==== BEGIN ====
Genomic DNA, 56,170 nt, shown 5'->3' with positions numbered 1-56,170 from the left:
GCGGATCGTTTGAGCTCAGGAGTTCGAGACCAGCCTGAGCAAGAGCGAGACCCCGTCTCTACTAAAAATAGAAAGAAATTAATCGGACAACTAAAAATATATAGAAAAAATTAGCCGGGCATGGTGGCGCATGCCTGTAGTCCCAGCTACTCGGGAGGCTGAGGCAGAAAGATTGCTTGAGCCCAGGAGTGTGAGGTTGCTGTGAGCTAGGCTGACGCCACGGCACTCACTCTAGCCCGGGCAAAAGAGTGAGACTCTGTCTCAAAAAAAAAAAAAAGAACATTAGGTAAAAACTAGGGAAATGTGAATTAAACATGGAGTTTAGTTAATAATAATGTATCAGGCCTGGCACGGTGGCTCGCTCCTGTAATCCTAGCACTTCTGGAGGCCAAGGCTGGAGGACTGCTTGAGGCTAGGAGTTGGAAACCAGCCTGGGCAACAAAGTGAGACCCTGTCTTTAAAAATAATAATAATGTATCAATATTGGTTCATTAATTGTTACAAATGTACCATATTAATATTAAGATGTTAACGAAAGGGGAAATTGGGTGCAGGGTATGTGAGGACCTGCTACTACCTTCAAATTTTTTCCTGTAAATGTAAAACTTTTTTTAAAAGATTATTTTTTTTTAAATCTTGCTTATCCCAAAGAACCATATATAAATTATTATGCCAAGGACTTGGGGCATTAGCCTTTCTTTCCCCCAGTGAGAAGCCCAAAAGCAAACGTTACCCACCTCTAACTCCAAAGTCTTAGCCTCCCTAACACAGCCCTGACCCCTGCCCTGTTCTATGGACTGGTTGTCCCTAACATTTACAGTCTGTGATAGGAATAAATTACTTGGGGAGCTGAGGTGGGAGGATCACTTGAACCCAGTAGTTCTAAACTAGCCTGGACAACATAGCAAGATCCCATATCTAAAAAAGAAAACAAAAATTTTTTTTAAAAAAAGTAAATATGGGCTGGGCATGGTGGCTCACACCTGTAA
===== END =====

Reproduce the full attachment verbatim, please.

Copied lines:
Genomic DNA, 56,170 nt, shown 5'->3' with positions numbered 1-56,170 from the left:
GCGGATCGTTTGAGCTCAGGAGTTCGAGACCAGCCTGAGCAAGAGCGAGACCCCGTCTCTACTAAAAATAGAAAGAAATTAATCGGACAACTAAAAATATATAGAAAAAATTAGCCGGGCATGGTGGCGCATGCCTGTAGTCCCAGCTACTCGGGAGGCTGAGGCAGAAAGATTGCTTGAGCCCAGGAGTGTGAGGTTGCTGTGAGCTAGGCTGACGCCACGGCACTCACTCTAGCCCGGGCAAAAGAGTGAGACTCTGTCTCAAAAAAAAAAAAAAGAACATTAGGTAAAAACTAGGGAAATGTGAATTAAACATGGAGTTTAGTTAATAATAATGTATCAGGCCTGGCACGGTGGCTCGCTCCTGTAATCCTAGCACTTCTGGAGGCCAAGGCTGGAGGACTGCTTGAGGCTAGGAGTTGGAAACCAGCCTGGGCAACAAAGTGAGACCCTGTCTTTAAAAATAATAATAATGTATCAATATTGGTTCATTAATTGTTACAAATGTACCATATTAATATTAAGATGTTAACGAAAGGGGAAATTGGGTGCAGGGTATGTGAGGACCTGCTACTACCTTCAAATTTTTTCCTGTAAATGTAAAACTTTTTTTAAAAGATTATTTTTTTTTAAATCTTGCTTATCCCAAAGAACCATATATAAATTATTATGCCAAGGACTTGGGGCATTAGCCTTTCTTTCCCCCAGTGAGAAGCCCAAAAGCAAACGTTACCCACCTCTAACTCCAAAGTCTTAGCCTCCCTAACACAGCCCTGACCCCTGCCCTGTTCTATGGACTGGTTGTCCCTAACATTTACAGTCTGTGATAGGAATAAATTACTTGGGGAGCTGAGGTGGGAGGATCACTTGAACCCAGTAGTTCTAAACTAGCCTGGACAACATAGCAAGATCCCATATCTAAAAAAGAAAACAAAAATTTTTTTTAAAAAAAGTAAATATGGGCTGGGCATGGTGGCTCACACCTGTAA